Recently, a critically lavished, Oscar-nominated film has come under fire for playing fast and loose with the facts in order to make its main character palatable to an American audience. While supporters have defended its allegiance to broader societal truths, there has been some measure of discomfort about the way that it glosses over facets of its protagonist’s real life in order to better fit the film’s message. I am referring, of course, to The Imitation Game. (If historical facts can count as spoilers, there are spoilers ahead.)
The Imitation Game has an excellent Benedict Cumberbatch playing Alan Turing, a preternatural British mathematical prodigy whose social awkwardness (even by English standards!) is attenuated by an undiagnosed but clearly portrayed autism-spectrum disorder. Cumberbatch’s Turing is also a very private man and a closeted homosexual. The real-life Turing was socially charming (if eccentric), somewhat aloof to convention, and not particularly discrete about his love affairs. An outsider in almost every way, the film’s Turing moralistically connects his homosexuality and social impairments to his mathematical work on machines imitating human thought; British society suffers because it refuses to accept those who think differently. In reality, Turing was well-liked, and his work was recognized and supported by colleagues and the “Establishment.” While the law forbade gay relationships, “public school” sentiments weren’t exactly unheard of in British society, especially in Turing’s academic circles. The film also strongly implies that, in the midst of government-mandated hormone therapy, Turing despaired and took his own life. But Turing’s treatment ended a year before his death, and, some evidence supports an experimental accident rather than a suicide.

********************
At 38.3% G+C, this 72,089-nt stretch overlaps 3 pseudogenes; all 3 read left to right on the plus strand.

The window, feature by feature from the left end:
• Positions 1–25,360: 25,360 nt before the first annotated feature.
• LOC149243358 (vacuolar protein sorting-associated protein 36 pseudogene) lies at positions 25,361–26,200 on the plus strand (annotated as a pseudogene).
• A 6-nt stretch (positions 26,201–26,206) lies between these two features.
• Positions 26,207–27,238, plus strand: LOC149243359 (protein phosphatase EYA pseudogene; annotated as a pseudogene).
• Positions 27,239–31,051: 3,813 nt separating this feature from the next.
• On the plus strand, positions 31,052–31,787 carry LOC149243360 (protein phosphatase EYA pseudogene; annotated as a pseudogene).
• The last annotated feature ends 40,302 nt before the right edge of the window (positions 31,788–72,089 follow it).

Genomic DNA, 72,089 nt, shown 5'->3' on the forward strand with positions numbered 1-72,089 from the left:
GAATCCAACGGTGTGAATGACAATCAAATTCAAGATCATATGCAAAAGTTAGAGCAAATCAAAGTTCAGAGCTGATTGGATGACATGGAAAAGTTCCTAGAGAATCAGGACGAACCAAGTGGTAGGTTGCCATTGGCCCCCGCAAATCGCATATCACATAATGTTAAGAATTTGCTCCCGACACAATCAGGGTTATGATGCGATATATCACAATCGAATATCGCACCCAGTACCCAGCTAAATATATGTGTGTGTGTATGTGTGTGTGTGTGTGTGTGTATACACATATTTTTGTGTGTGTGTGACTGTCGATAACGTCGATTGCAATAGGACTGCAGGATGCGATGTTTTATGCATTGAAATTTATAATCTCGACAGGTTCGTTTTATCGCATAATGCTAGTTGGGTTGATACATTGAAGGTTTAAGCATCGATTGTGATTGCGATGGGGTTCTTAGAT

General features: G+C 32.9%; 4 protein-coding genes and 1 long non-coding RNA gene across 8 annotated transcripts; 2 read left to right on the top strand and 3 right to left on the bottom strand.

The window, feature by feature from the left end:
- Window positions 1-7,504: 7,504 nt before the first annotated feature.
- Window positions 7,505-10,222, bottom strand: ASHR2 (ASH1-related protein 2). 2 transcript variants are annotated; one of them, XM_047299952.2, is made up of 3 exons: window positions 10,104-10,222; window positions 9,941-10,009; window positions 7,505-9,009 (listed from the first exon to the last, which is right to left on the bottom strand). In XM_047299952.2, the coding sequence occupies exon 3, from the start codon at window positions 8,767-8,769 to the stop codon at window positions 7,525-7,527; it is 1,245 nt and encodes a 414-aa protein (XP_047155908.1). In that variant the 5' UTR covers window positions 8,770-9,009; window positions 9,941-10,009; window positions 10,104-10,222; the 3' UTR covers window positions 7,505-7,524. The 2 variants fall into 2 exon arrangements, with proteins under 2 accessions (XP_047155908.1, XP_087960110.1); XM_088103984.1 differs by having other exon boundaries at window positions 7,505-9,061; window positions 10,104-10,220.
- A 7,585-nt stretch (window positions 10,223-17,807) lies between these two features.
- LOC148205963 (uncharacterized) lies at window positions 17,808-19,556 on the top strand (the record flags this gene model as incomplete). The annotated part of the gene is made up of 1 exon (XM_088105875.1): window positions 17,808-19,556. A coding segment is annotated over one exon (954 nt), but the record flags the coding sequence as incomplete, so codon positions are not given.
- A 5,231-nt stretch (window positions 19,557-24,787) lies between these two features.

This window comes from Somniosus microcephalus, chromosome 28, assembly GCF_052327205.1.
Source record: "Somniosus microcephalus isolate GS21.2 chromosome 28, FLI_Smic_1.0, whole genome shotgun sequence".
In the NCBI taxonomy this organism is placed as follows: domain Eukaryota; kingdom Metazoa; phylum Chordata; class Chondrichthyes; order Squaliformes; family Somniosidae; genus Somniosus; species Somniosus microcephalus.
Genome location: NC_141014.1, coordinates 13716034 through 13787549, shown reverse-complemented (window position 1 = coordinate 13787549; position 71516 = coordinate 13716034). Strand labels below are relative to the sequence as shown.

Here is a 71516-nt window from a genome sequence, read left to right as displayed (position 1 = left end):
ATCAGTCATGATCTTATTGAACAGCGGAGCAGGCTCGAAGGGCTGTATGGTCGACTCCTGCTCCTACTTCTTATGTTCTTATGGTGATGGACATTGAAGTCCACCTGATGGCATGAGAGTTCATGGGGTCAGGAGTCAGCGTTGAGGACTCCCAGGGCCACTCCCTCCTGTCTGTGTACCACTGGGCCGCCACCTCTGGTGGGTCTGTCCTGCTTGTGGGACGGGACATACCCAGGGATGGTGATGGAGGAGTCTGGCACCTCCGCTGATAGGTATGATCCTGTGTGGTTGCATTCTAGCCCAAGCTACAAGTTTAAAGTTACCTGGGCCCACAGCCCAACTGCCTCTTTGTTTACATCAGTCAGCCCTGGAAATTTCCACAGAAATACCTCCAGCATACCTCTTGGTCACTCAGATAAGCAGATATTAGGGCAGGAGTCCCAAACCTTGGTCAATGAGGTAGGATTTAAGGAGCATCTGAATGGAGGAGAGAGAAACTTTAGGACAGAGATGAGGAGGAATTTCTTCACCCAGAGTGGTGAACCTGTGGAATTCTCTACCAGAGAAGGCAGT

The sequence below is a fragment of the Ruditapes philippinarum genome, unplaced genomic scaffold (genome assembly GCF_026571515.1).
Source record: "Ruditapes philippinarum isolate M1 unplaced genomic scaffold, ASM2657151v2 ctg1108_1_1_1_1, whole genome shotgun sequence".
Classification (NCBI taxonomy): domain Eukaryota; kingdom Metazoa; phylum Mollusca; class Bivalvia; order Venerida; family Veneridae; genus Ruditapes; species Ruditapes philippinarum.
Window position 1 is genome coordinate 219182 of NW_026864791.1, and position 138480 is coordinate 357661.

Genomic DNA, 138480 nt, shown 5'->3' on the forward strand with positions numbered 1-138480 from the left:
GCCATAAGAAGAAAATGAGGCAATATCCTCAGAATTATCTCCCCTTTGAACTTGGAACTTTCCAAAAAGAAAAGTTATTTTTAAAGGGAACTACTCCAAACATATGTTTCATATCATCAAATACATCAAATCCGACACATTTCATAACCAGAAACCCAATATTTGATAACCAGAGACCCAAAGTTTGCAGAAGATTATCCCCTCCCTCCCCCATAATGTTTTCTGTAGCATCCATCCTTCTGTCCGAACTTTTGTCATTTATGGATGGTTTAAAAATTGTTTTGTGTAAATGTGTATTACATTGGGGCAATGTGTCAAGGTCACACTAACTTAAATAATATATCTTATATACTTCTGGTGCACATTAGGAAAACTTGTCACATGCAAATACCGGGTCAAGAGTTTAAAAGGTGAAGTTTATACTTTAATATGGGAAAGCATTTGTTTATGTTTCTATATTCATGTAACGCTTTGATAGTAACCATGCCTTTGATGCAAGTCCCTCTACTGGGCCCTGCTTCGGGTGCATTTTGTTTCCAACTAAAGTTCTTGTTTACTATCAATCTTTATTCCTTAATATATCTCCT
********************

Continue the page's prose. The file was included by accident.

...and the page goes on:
But stories are never just about facts, and this is where things get interesting. The Imitation Game is based on a 1983 biography by Andrew Hodges, an Oxford maths professor and erstwhile gay activist. As Christian Caryl points out, the book’s timing was hardly accidental. At the same time that computers were popping up in everyday life and the incredible story of the ULTRA program was being first declassified, the fight for gay rights in the UK was just beginning to turn. In Hodges’ hands, Turing’s life is an important parable for the valuable contributions of gay men to British society and of the terrible cost paid because of Britain’s strictures against homosexuality. On one hand, it’s rather doubtful that Turing would have seen his life this way; he may even have been off-put by such political activism. But on the other hand, the meaning of a life isn’t always evident to those living it. Turing’s life is bound up in the sexual politics of the 1950s, arguably the worst period of gay persecution in modern Western history and the proximate catalyst for the modern gay rights movement. The combination of lingering Victorianism, Freudian psycho-sexual essentialism, and Cold War moral paranoia led to sharply increased prosecutions of gay men, along with increased disdain for persons rather than acts. Thus, while the film distorts some of the important circumstances of Turing’s life to turn him into a misunderstood martyr, it doesn’t necessarily do injustice to the oeuvre of 1950s Britain.